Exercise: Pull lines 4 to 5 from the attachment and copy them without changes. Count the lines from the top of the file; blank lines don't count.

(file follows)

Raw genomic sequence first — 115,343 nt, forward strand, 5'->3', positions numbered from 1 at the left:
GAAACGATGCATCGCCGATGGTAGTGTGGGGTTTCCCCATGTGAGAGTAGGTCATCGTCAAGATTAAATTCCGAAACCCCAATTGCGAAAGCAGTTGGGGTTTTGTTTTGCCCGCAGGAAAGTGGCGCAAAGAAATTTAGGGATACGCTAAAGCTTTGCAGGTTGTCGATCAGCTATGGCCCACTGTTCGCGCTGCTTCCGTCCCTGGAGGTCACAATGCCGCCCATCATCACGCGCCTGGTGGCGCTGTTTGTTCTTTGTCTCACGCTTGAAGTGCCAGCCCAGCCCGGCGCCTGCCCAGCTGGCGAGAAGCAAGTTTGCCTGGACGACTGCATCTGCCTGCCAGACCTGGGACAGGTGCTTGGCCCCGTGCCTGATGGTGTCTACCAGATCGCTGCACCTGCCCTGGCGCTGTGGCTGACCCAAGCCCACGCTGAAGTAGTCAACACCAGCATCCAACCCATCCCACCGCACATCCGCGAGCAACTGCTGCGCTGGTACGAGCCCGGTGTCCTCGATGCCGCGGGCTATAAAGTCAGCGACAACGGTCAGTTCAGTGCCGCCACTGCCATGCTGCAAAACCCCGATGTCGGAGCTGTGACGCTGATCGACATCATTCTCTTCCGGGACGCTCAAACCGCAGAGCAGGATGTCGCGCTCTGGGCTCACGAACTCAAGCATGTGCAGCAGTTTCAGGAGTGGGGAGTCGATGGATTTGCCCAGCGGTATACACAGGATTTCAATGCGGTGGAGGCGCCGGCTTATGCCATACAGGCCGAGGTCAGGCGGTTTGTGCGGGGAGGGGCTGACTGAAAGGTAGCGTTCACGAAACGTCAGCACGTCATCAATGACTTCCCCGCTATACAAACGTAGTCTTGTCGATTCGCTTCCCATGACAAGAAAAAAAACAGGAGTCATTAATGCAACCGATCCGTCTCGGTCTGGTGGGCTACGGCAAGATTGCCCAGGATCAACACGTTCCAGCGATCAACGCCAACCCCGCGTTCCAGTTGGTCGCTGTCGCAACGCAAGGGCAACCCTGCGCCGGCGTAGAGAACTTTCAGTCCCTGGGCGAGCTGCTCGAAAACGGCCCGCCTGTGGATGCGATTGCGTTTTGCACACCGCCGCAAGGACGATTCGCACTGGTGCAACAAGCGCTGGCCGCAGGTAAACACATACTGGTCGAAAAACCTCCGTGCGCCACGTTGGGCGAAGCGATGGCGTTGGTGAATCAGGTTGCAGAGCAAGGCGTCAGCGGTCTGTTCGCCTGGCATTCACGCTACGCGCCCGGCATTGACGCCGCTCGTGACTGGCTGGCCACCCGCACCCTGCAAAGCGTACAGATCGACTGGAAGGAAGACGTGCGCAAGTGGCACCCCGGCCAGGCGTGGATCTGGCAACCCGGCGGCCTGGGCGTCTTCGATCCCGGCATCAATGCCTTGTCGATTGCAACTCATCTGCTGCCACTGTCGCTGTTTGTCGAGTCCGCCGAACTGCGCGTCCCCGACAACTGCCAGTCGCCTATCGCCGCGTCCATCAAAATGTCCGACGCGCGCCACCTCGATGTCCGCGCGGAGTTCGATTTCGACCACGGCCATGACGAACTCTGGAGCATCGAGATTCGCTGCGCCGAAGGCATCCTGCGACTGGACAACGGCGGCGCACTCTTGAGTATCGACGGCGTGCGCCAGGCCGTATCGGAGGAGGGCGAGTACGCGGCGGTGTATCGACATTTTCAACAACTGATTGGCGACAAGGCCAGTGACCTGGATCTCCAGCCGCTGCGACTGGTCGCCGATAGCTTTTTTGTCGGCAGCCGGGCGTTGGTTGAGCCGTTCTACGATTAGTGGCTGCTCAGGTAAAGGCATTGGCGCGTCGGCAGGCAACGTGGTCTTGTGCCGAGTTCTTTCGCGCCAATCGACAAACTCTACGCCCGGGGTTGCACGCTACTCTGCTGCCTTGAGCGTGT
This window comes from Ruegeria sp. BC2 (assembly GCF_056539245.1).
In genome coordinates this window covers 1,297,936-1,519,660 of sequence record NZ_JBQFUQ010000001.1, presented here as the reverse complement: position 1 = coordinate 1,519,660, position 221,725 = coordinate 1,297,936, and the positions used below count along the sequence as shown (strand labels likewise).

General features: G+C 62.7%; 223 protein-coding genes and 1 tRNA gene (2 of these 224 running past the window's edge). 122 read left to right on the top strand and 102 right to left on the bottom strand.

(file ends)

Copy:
In genome coordinates this window covers 1,297,936-1,519,660 of sequence record NZ_JBQFUQ010000001.1, presented here as the reverse complement: position 1 = coordinate 1,519,660, position 221,725 = coordinate 1,297,936, and the positions used below count along the sequence as shown (strand labels likewise).

General features: G+C 62.7%; 223 protein-coding genes and 1 tRNA gene (2 of these 224 running past the window's edge). 122 read left to right on the top strand and 102 right to left on the bottom strand.